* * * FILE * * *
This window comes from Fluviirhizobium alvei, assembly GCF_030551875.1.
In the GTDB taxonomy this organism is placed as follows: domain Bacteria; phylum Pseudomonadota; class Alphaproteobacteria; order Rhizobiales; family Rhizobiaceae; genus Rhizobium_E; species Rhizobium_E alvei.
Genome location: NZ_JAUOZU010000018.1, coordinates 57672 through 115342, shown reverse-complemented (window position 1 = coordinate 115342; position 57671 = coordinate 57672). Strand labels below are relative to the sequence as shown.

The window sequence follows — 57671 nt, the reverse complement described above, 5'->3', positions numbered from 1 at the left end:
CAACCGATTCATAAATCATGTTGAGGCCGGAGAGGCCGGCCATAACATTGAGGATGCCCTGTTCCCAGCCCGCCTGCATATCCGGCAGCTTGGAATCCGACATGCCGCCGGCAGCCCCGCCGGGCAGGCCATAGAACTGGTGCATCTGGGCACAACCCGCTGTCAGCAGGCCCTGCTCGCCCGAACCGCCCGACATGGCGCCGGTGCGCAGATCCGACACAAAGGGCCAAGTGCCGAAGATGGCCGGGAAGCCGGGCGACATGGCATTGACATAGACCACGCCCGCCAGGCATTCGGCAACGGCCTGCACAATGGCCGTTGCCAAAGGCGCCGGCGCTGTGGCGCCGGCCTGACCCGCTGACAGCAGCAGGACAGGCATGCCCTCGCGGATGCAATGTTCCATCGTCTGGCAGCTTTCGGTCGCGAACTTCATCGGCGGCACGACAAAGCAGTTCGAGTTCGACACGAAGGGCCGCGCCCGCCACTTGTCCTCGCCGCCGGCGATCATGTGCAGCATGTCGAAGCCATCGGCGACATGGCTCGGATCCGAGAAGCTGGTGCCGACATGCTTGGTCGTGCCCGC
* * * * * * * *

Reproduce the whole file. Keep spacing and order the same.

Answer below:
This window comes from Fluviirhizobium alvei, assembly GCF_030551875.1.
In the GTDB taxonomy this organism is placed as follows: domain Bacteria; phylum Pseudomonadota; class Alphaproteobacteria; order Rhizobiales; family Rhizobiaceae; genus Rhizobium_E; species Rhizobium_E alvei.
Genome location: NZ_JAUOZU010000018.1, coordinates 57672 through 115342, shown reverse-complemented (window position 1 = coordinate 115342; position 57671 = coordinate 57672). Strand labels below are relative to the sequence as shown.

The window sequence follows — 57671 nt, the reverse complement described above, 5'->3', positions numbered from 1 at the left end:
CAACCGATTCATAAATCATGTTGAGGCCGGAGAGGCCGGCCATAACATTGAGGATGCCCTGTTCCCAGCCCGCCTGCATATCCGGCAGCTTGGAATCCGACATGCCGCCGGCAGCCCCGCCGGGCAGGCCATAGAACTGGTGCATCTGGGCACAACCCGCTGTCAGCAGGCCCTGCTCGCCCGAACCGCCCGACATGGCGCCGGTGCGCAGATCCGACACAAAGGGCCAAGTGCCGAAGATGGCCGGGAAGCCGGGCGACATGGCATTGACATAGACCACGCCCGCCAGGCATTCGGCAACGGCCTGCACAATGGCCGTTGCCAAAGGCGCCGGCGCTGTGGCGCCGGCCTGACCCGCTGACAGCAGCAGGACAGGCATGCCCTCGCGGATGCAATGTTCCATCGTCTGGCAGCTTTCGGTCGCGAACTTCATCGGCGGCACGACAAAGCAGTTCGAGTTCGACACGAAGGGCCGCGCCCGCCACTTGTCCTCGCCGCCGGCGATCATGTGCAGCATGTCGAAGCCATCGGCGACATGGCTCGGATCCGAGAAGCTGGTGCCGACATGCTTGGTCGTGCCCGC